Jun 2, 2017

Court holds up FCC move that helps Sinclair-Tribune deal

A federal court has temporarily halted an FCC decision that boosted the major Sinclair-Tribune broadcast merger.

The details: The Republican-controlled FCC recently brought back what is known as the "UHF discount," which effectively allows broadcasters to cover more than the 39% of the country allowed under current rules — because it counts certain types of stations as covering a smaller area. That move has been challenged in court.

Why it matters: The UHF discount eases the acquisition of Tribune by Sinclair Broadcast Group, on of the major media deals of the year.

The court said Thursday that it was halting implementation of the decision. But it cautioned that the "purpose of this administrative stay is to give the court sufficient opportunity to consider the emergency motion for stay pending review and should not be construed in any way as a ruling on the merits of that motion." The FCC declined to comment. Variety reports the stay is expected to last through June 7.

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Federal court temporarily halts "Remain in Mexico" program

Migrant wearing a cap with U.S. flagin front of the border between Guatemala and Mexico. Photo: Jair Cabrera Torres/picture alliance via Getty Image

The 9th Circuit Court of Appeals upheld a lower court's earlier injunction on Friday, temporarily stopping the Trump administration from enforcing the Migrant Protection Protocols (MPP) — known as the "Remain in Mexico" policy.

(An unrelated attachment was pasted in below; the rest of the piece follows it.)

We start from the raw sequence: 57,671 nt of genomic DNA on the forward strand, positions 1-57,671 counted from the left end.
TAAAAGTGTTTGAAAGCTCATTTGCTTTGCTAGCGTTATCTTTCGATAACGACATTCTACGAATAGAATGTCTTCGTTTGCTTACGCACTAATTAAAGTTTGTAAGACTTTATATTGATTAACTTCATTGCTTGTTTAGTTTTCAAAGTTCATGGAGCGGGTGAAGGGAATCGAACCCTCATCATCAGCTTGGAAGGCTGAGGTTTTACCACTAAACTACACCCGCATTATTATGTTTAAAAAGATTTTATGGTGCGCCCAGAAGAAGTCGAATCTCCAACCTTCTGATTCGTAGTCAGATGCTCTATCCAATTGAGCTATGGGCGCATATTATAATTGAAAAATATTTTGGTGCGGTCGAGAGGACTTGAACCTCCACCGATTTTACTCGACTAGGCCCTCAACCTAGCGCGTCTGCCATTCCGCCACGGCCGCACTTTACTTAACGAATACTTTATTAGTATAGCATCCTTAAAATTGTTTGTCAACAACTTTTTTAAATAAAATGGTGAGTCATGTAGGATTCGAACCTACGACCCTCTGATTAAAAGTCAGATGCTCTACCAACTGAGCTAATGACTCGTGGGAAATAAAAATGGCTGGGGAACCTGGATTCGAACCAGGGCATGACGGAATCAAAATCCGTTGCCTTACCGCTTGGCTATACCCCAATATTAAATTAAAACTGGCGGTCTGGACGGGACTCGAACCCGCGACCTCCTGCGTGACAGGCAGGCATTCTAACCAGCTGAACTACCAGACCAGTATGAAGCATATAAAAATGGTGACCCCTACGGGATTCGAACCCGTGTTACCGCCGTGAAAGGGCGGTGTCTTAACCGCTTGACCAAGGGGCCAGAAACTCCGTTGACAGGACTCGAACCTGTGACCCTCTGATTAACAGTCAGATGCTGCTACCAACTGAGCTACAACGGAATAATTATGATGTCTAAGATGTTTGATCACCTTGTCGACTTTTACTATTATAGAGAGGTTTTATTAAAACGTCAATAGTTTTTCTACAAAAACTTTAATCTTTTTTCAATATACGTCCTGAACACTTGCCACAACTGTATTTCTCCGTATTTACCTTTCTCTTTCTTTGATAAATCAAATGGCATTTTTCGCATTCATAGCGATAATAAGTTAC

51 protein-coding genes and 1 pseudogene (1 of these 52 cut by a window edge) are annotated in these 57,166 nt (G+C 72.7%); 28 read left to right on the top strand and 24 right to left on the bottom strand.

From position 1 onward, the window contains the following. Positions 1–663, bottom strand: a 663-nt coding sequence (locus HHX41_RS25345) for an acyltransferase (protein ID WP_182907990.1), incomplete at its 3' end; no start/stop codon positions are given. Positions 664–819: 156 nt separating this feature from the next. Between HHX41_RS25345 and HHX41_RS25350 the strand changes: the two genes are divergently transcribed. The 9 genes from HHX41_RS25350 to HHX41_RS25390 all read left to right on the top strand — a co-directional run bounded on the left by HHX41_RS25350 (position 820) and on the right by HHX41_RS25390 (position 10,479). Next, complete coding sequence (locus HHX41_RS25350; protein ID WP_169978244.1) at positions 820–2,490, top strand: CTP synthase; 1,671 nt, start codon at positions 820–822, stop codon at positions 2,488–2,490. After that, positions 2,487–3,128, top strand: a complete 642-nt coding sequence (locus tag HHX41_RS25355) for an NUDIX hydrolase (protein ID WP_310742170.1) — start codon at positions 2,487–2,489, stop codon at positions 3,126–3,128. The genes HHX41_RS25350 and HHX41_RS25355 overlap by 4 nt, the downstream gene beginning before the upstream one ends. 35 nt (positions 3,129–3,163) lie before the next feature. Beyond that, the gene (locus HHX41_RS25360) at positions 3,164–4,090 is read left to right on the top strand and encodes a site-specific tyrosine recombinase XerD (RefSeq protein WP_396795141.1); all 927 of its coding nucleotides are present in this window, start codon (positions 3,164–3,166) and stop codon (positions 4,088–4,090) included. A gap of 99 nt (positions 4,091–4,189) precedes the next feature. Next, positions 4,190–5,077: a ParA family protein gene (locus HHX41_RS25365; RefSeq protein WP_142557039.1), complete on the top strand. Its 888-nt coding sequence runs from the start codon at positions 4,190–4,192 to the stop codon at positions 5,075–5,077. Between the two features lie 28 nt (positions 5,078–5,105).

Why it matters: Tens of thousands of migrants seeking asylum have been forced to wait out their U.S. immigration court cases across the border in Mexico under the policy. The Trump administration has long credited this program for the decline in border crossings following record highs last summer.

Go deeperArrowUpdated 2 hours ago - Politics & Policy

Coronavirus updates: WHO raises global threat level to "very high"

Data: The Center for Systems Science and Engineering at Johns Hopkins, the CDC, and China's Health Ministry. Note: China numbers are for the mainland only and U.S. numbers include repatriated citizens.

The World Health Organization raised its global risk assessment for the novel coronavirus to "very high" Friday, its highest risk level as countries struggle to contain it. Meanwhile, National Economic Council director Larry Kudlow this morning tried to reassure the markets, which continued to correct amid growing fears of a U.S. recession.

The big picture: COVID-19 has killed more than 2,860 people and infected about 83,800 others in almost 60 countries and territories outside the epicenter in mainland China. The number of new cases reported outside China now exceed those inside the country.

Go deeperArrowUpdated 3 hours ago - Health

Bernie's plan to hike taxes on some startup employees

Illustration: Sarah Grillo/Axios

Sens. Bernie Sanders (D-VT) and Chris Van Hollen (D-MD) introduced legislation that would tax nonqualified stock options at vesting, rather than at exercise, for employees making at least $130,000 per year.

The big picture: Select employees at private companies would be taxed on monies that they hadn't yet banked.